Moreover, one factor that's becoming increasingly important is link popularity. Because of the growth of irrelevant, keyword-dense, software generated doorway pages, and in an effort to "clean house," more and more engines use link popularity. Reason? Websites generally do not link to doorway pages. If a page has poor link popularity, it's may be a doorway.

Above all, focus on your audience and use keywords that cater to them specifically. You might ask, "What if I am outranked, even with targeted keywords?" If so, use tools to suggest the best keywords, check your popularity and analyze competitors.

For example, use keyword suggestion tools -- software that can help you find good, targeted keywords, such as http://www.keywordwizard.com/ or http://www.wordtracker.com/. Then, open an account with The Informant (now Tracerlock.com) at http://www.tracerlock.com/.

It's a free service that will save search engine queries, monitor them periodically and send you email whenever there are new or updated pages. It will also compare your site with others. The key is not to use URLs of assumed competitors but to use actual URLs that outrank you.

Another is http://keywordcount.com/. It's a free service that will analyze the density of your top keywords. Also, it will compare your results against those of a second URL -- preferably one that outranks you on the search engines, particularly under targeted keywords. This will reveal a lot.

You can even use Tracerlock and Keyword Count together, where you compare the density of a specific word and then enter the two URLs (yours and the URL of your competitor) on Tracerlock for monitoring. It will email you the top results it found and the specific ranking of sites monitored.

Finally, you can also repeat the entire process for other search engines and for specific pages on your site. If a new competitor appears, add their URL and keywords retrieved from Keyword Count in your Tracerlock settings. (Or open a new account for other URLs -- after all, it's free.)

As you improve your optimization, whether it's through better meta tags or simply adding more content, over time you should also see some improvement in your rankings. Regardless, you will at least have a list of keywords from which to work.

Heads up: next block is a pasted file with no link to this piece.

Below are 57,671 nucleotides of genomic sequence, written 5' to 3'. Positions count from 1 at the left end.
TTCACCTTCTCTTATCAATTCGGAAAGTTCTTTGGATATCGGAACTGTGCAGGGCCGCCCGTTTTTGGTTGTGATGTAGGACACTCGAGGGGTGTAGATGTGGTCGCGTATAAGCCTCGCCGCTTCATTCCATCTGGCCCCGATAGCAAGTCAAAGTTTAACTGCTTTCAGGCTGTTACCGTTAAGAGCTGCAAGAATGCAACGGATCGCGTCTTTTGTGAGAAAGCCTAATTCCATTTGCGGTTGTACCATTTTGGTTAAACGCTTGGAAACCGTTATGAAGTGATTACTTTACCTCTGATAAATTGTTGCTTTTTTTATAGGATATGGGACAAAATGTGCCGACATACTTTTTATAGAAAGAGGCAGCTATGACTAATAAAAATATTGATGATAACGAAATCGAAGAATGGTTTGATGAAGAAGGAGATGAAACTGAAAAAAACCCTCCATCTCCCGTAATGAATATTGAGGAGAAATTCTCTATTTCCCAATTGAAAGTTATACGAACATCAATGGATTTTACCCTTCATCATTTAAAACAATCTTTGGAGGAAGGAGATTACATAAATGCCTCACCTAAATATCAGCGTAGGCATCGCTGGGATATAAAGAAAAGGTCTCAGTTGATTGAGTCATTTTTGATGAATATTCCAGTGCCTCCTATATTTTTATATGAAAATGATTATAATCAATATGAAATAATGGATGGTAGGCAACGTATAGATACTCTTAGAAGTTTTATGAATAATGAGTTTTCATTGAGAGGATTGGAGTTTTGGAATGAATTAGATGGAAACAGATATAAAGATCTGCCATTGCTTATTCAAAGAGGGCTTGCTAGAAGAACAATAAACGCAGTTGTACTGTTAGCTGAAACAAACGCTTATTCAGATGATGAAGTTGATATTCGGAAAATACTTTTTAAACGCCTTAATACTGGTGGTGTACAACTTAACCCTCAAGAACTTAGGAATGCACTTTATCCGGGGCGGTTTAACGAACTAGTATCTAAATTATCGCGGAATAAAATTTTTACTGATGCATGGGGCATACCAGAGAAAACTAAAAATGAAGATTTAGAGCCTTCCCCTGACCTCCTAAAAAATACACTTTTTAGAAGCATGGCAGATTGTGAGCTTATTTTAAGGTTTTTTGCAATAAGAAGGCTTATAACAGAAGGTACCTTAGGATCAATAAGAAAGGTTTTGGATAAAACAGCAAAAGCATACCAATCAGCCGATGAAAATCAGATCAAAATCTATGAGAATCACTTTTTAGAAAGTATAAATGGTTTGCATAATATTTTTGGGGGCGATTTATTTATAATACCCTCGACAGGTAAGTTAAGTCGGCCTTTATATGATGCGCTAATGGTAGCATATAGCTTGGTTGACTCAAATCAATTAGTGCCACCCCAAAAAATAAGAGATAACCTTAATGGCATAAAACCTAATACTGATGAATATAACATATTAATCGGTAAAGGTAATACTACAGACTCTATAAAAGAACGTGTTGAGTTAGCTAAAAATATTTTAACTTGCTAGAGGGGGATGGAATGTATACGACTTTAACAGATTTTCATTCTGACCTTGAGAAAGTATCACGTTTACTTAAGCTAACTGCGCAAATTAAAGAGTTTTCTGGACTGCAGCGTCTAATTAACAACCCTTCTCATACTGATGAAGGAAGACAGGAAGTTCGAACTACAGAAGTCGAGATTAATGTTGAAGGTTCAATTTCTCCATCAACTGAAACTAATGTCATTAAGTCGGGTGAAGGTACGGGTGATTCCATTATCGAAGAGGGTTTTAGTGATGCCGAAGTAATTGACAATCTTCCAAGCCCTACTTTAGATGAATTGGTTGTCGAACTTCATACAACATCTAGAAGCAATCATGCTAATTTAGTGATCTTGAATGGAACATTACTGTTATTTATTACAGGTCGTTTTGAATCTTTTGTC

Now, what happens if your rankings do not improve? Remember that keywords are not alone. Therefore, the next step is to visit Link Popularity at http://linkpopularity.com/. It's a free service that will query the search engines on how many sites are linking to yours. Try it will all URLs (yours and those of your competitors). Then, compare the results.

This will provide you with some insight as to how the search engine prioritizes link popularity in its algorithm. And if it's high, then you know you have some work to do. But once you've boosted your link popularity, and if your rankings do not improve, the next step is to see how much traffic those outranking URLs actually get, and to compare them with yours.

Download the Alexa browser add-on from http://alexa.com/. It's a free tool that allows you to retrieve information about a site you visit (e.g., freshness, speed, contact information, link popularity and, most importantly, traffic).

Incidentally, Alexa's traffic indicator is not an empirical metric. It's based on visits by Alexa users only. But it is nonetheless quite insightful as you can easily extrapolate the numbers to estimate a site's actual traffic.

Alexa, Tracerlock, Link Popularity, Keyword Wizard and Keyword Count are great tools that will give you some clues as to how your competitors are doing and why they are outranking you. And they will also give you ammunition in your efforts to achieve higher rankings.

But remember the rule mentioned at the beginning of this article, which is to focus on building traffic, building trust and building sales. If your efforts do not in some way result in or improve upon these areas, forget them. They will waste more of your time than working with search engines will.

About the author
Michel Fortin is a direct response copywriter and consultant dedicated to turning sales messages into powerful magnets. Get a free copy of his book, "The 10 Commandments of Power Positioning," when you subscribe to his free monthly ezine, "The Profit Pill." See http://SuccessDoctor.com/ now!